A Piece Of History of My Hometown San Jose Reviews
My Town May 01, 2009
I have not known about this facts until I read this in Inquirer, a Filipino broadsheet.
Here is the link: http://newsinfo.inquirer.net/inquirerheadlines/nation/view_article.php?article_id=107006
Mindoro: Key that unlocked RP liberation
By Rodolfo Meim Acebes
Last updated 02:31am (Mla time) 12/15/2007
The author is a retired NBI employee, a free-lance print and broadcast journalist and founding member of the Occidental Mindoro Historical Society.
MANILA, Philippines--THE WORLD watched when Gen. Douglas MacArthur waded ashore in Leyte, fulfilling his promise of "I shall return."
After the battle of Leyte Gulf, the Americans prepared for their considerably lesser known second landing, this time in Mindoro, 63 years ago Saturday.
When it was still one province, Mindoro played a significant role in the liberation of the country from the Japanese occupation during World War II.
Mindoro's geographical location--it is between Luzon and the islands of Visayas and Mindanao--was of great importance to MacArthur.
When he was preparing for his return to the Philippines in 1944 after leaving Corregidor for Australia in 1942, his plan was that after his invasion of Leyte, his next landing would be Mindoro.
Defying the Pentagon
But the Pentagon, believing that Mindoro was well defended by the Japanese, overruled MacArthur. To the Pentagon, "landing in Mindoro is too daring in scope and too risky in execution."
But MacArthur knew otherwise. When the time came, he knew he'd defy the Pentagon.
Earlier, when Col. Macario Peralta, the guerrilla leader of the 6th Military District in Panay Island, finally succeeded in establishing contact with him in Australia, MacArthur's first question to him was, "Can you rendezvous a submarine? If so, name five contact places in order of preference."
Of the five contact places provided by Peralta, two towns in Western Mindoro were chosen by the headquarters of the Philippine Regional Section (PRS) in Australia. The PRS, headed by Col. Courtney Whitney, handled the submarine missions to the Philippines.
The first submarine, the USS Narwhal, commanded by Maj. Lawrence Phillips, surfaced in Paluan Bay, northwest of Mindoro, on Oct. 23, 1943. The men with Phillips were Lt. Commander Charles "Chick" Parsons, Capt. Ricardo Galang, 1st Lt. R.F. Songco, Warrant Officer Braynard Wise, and five Filipino volunteers of the US Army namely Sergeants Benjamin Harder, Arcangel Baniares, Vicente Pinuela, Alfredo Alberto and Ramon Vitorio.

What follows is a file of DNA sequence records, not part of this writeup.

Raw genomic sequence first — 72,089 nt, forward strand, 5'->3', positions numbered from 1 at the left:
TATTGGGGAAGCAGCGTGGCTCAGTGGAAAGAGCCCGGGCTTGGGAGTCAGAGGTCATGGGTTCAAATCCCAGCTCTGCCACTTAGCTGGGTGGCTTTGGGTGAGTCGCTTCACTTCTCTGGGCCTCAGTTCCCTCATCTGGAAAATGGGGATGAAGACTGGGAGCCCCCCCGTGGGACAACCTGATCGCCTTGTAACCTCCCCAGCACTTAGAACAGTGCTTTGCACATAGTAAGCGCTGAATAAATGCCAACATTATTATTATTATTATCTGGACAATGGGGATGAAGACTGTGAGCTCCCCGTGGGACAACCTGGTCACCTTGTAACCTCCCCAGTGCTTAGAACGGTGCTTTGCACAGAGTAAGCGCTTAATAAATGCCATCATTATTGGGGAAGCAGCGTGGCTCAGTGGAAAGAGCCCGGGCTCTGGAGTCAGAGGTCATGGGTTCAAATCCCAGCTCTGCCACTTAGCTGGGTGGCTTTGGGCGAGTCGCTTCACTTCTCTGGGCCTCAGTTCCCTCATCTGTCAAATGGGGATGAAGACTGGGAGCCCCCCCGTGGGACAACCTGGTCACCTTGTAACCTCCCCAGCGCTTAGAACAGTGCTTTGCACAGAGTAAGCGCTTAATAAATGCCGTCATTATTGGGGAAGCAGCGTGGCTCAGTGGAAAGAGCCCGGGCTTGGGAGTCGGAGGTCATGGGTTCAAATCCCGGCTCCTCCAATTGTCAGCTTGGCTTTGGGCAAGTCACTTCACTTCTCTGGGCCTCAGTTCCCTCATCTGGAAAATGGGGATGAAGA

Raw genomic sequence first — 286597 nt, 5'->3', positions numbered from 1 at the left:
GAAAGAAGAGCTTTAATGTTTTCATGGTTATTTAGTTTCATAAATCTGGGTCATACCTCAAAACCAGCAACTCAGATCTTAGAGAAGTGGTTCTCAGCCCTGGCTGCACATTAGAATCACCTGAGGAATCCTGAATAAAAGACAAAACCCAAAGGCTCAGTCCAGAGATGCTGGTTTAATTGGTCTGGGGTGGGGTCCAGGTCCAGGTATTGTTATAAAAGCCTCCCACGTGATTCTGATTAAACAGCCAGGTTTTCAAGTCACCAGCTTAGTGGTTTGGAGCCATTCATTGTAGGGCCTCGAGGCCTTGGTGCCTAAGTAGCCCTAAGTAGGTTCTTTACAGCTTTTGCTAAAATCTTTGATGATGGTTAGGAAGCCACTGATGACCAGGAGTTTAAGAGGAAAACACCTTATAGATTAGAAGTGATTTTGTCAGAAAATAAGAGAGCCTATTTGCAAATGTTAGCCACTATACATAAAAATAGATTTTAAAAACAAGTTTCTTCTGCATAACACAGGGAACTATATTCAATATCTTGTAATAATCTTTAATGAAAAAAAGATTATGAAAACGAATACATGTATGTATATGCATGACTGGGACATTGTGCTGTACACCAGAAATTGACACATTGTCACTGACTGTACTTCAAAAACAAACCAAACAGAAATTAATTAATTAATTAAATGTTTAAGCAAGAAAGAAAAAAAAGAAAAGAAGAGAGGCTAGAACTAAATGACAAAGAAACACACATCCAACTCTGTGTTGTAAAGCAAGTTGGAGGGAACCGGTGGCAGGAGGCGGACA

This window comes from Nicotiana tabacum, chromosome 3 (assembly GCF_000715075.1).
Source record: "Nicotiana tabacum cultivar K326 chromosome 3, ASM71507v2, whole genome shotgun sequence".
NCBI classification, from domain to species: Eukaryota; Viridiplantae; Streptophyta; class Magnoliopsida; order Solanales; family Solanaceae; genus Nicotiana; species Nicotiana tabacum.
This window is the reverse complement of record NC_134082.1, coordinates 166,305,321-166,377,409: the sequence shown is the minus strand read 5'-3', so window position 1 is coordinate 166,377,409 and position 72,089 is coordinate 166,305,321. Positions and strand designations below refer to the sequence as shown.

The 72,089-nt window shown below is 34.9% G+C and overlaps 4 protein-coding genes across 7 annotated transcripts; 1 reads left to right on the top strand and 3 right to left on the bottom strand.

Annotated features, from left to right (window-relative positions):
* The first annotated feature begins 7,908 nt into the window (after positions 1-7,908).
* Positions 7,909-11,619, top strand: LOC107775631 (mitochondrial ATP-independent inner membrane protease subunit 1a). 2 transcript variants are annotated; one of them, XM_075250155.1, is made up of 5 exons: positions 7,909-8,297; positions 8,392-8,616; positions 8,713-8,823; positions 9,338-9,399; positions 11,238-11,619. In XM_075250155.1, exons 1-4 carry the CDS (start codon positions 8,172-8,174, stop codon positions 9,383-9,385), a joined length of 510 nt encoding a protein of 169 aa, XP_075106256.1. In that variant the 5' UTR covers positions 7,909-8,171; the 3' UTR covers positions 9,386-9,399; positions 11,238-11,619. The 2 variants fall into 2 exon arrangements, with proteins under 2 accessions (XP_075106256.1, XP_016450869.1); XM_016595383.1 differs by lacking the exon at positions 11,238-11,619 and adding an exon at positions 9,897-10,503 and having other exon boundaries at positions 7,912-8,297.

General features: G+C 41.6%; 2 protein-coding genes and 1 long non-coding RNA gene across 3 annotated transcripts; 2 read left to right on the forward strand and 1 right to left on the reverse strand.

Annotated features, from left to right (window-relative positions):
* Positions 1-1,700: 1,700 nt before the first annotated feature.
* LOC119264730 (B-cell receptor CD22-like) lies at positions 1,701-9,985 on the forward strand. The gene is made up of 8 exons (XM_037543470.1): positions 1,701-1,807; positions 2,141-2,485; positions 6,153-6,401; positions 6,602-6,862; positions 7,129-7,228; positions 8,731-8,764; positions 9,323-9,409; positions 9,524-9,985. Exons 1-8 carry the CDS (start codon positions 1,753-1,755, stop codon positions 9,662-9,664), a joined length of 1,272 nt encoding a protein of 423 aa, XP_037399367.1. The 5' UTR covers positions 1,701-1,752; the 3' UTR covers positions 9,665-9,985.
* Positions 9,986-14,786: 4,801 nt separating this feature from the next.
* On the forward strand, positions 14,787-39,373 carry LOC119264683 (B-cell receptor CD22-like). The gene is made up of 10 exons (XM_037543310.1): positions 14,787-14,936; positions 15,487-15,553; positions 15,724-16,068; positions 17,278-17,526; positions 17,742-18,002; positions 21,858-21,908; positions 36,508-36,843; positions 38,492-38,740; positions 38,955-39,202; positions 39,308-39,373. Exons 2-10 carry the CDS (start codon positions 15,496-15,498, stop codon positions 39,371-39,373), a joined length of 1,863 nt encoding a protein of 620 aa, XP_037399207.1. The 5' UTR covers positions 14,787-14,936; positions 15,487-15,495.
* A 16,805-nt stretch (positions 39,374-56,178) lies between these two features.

Phillips' mission was to establish a coast watcher in Mt. Calavite in Paluan Bay to monitor the Japanese ship movements entering and leaving the Manila Bay. He also had one important mission: To settle differences between two Mindoro guerrilla leaders due to a power struggle.
Parsons, on the other hand, had a separate mission: To organize an intelligence network called Spy Squadron or SPYRON.
Although there were several guerrilla units in Mindoro, two major groups were at war with each other. One was led by Maj. Ramon Ruffy, a Batangueño from Bauan and the provincial commander of the Philippine Constabulary assigned in Mindoro before the outbreak of the war. The other was led by Capt. Esteban Beloncio of Calapan, who was a public school principal called to active duty by the Mindoro Cadre when the war broke out.
Phillips met the two guerrilla leaders in Mamburao in December 1943. After three days of negotiations, he succeeded in uniting the two leaders. Thus, a provisional command was organized with Ruffy as the overall commander and Beloncio as the executive officer. The new command was based in Naujan.
Phillips' radio network began reporting to headquarters which, in turn, transmitted messages of the position of Japanese ships passing the Mindoro Straits. This led to some sinking of enemy ships. Unfortunately, an informant tipped the Japanese of Phillips' location. He was later killed in a gun battle.
Despite Phillips' death and because Mindoro was an important intelligence base for MacArthur, a second submarine mission commanded by Cmdr. George Rowe was sent to Barrio Calintaan, a municipality of Sablayan, on July 10, 1944. The mission of USS Nautilus, called ISRM or "I Shall Return MacArthur" had the same mission as that of USS Narwhal: To monitor the Japanese movements at sea and in the air.
But Rowe had strict instructions, this time, not to meddle with the problems of the guerrillas. He was accompanied by 21 Filipino commandos led by 1st Lt. A. Hernandez. They brought an air warning device, a high-powered camera, and a photostat machine for copying captured Japanese documents. They also brought drums of gasoline, brand-new garands, carbines, .45 pistols, grenades, blankets, combat boots, medicines, K-rations containing chocolates, chewing gums, cigarettes and food provisions for distribution to the guerrillas.
Rowe settled in Mt. Matabang, Sitio Labanan, in the town on Abra de Ilog. From this observation hideout, he monitored the 7 1/2-mile Isla Verde Passage that separates Batangas and Mindoro. The body of water was important because it is near the mouth of Manila Bay and a step away from Lipa which had an airfield controlled by the Japanese.
Parsons' contacts in Manila were prominent citizens like Sen. Jose Ozamis, sugar planter Virgilio Lobregat, Spaniard Juan Miguel Elizalde, Italian Enrico Pirovano and Swiss Hans Menzi. But when the Japanese Kempetai (military police) discovered that Parsons was operating a spy network in Mindoro, they offered a prize for his capture.
Prominent Filipino spies